Passage of Joe Biden’s signature social-policy bill was never a sure thing, given the super-slim margins of the Democratic majority in the House and Senate. Biden may aspire to New Deal–like achievements, but as Economist correspondent Idrees Kahloon wrote last fall, “it is difficult to make Rooseveltian transformations without Rooseveltian majorities.” Seen in this light, Sen. Joe Manchin’s “betrayal”—that’s how furious Democrats have described his rejection of the $2.2 trillion Build Back Better bill in December—might say more about their overall strategy in the face of entrenched Republican opposition. If you don’t want a lone legislator determining the fate of a critical bill, do more beforehand to ensure it doesn’t come to that. That might have included heeding the warnings from progressive colleagues on the risk of decoupling Build Back Better from the infrastructure bill that passed in the fall; their fears proved well founded.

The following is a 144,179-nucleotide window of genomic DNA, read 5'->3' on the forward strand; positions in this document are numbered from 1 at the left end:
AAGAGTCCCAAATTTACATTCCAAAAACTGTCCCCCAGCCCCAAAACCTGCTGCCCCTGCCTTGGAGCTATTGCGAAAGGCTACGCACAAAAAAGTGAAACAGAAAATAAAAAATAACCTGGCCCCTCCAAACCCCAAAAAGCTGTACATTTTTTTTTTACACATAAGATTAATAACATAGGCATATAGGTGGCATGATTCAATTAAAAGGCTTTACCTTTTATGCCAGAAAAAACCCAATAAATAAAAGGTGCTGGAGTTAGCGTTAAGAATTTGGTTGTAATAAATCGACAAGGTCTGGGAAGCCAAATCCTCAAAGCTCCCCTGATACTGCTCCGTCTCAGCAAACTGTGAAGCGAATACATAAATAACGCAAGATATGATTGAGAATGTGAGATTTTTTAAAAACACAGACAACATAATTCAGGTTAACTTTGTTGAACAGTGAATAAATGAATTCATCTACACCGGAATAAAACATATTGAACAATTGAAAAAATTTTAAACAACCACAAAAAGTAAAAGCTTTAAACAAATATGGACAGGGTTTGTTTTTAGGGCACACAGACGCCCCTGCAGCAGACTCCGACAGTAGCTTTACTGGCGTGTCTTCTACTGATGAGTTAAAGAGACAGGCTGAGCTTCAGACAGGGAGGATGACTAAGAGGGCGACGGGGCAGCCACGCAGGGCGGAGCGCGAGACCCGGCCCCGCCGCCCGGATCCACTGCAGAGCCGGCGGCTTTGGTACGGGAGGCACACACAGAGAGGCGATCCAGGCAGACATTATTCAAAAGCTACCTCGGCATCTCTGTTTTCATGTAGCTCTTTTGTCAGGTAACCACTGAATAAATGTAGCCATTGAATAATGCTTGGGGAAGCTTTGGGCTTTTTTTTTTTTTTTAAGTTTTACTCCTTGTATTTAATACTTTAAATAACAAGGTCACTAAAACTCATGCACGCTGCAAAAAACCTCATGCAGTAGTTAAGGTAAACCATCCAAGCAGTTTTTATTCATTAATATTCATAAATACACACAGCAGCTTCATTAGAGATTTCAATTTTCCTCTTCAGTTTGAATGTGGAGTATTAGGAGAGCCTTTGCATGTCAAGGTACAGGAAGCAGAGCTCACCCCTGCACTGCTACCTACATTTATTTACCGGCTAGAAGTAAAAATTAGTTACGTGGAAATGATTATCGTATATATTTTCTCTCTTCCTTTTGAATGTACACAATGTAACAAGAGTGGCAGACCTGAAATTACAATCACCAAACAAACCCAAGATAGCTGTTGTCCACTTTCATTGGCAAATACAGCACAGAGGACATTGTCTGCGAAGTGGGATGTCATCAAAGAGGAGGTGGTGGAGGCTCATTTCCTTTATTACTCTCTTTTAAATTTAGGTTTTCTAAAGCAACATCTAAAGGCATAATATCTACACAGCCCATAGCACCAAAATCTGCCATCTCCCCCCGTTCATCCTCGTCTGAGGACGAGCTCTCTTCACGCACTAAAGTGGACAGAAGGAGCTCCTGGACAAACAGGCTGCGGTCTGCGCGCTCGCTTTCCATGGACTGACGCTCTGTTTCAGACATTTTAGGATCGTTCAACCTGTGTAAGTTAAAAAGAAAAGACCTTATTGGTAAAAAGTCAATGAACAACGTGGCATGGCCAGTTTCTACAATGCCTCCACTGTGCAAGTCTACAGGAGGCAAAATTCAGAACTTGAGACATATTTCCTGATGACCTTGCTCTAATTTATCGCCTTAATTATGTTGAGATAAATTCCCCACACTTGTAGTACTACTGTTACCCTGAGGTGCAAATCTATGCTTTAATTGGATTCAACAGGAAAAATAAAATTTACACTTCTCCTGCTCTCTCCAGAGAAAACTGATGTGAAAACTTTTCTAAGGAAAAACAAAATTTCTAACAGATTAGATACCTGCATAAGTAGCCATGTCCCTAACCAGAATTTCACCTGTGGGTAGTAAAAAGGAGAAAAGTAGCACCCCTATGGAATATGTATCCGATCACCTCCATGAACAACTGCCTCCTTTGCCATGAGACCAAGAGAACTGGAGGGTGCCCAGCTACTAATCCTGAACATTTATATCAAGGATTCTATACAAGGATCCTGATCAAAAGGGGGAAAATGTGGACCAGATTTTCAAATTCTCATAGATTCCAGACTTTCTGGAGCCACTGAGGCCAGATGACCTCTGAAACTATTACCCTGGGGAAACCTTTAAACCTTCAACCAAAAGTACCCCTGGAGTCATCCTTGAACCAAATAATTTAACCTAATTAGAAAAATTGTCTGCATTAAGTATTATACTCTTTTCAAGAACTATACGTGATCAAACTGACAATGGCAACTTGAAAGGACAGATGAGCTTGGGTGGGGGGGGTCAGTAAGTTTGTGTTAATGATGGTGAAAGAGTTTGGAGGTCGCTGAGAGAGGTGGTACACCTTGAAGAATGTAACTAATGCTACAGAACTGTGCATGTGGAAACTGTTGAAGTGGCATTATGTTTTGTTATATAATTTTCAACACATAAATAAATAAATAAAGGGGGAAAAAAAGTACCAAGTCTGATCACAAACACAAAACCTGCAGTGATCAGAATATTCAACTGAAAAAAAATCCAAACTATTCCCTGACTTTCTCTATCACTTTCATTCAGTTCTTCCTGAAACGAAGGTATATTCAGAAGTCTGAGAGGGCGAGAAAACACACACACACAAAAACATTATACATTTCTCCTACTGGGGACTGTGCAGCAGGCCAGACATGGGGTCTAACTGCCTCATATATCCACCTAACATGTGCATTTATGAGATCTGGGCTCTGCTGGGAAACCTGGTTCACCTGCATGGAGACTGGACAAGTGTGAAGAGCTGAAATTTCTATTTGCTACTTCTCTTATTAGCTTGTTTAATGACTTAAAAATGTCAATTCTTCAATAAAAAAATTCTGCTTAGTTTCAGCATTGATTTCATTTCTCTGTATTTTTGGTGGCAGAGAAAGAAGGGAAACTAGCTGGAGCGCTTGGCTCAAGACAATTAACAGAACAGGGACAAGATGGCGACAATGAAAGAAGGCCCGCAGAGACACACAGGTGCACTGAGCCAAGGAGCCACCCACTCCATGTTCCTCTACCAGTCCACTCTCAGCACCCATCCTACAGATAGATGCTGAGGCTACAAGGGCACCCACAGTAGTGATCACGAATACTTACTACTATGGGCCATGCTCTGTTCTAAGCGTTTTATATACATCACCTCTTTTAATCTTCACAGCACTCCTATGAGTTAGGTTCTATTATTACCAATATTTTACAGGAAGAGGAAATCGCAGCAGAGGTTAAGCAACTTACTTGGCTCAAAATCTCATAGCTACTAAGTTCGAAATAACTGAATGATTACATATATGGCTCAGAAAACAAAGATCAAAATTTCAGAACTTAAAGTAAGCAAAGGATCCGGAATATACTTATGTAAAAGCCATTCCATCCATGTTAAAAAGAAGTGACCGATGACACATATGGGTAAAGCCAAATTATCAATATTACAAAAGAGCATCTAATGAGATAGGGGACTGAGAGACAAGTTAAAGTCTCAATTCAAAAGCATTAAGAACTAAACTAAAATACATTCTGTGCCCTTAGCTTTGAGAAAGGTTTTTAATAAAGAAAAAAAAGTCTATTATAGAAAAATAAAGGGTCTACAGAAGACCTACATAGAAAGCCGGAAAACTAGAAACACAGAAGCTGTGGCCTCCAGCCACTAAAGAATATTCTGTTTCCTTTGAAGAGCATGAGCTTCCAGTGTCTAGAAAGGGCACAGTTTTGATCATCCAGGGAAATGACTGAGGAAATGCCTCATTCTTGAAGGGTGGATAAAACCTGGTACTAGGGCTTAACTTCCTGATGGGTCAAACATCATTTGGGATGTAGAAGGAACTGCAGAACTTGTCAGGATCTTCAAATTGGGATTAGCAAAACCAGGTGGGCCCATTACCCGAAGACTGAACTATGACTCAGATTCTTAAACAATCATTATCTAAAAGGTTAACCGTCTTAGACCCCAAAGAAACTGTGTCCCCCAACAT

This isn’t to downplay the evident flaws of a system that allows one small-state senator to block legislation supported by tens of millions of Americans. Nor is it to let Manchin himself off the hook. By all accounts his announcement on December 19 (on Fox News, no less) blindsided Democrats, who believed Manchin when, just days earlier, he’d assured the president of his support for the bill. In the end, the senator said, he “just couldn’t get there,” in spite of trying “everything humanly possible.” What that means isn’t clear. He’d already succeeded in getting his colleagues to whittle the package down from its original size, yet still complained about the price tag and its impact on the national debt. One might conclude that Manchin never really intended to support the bill at all.
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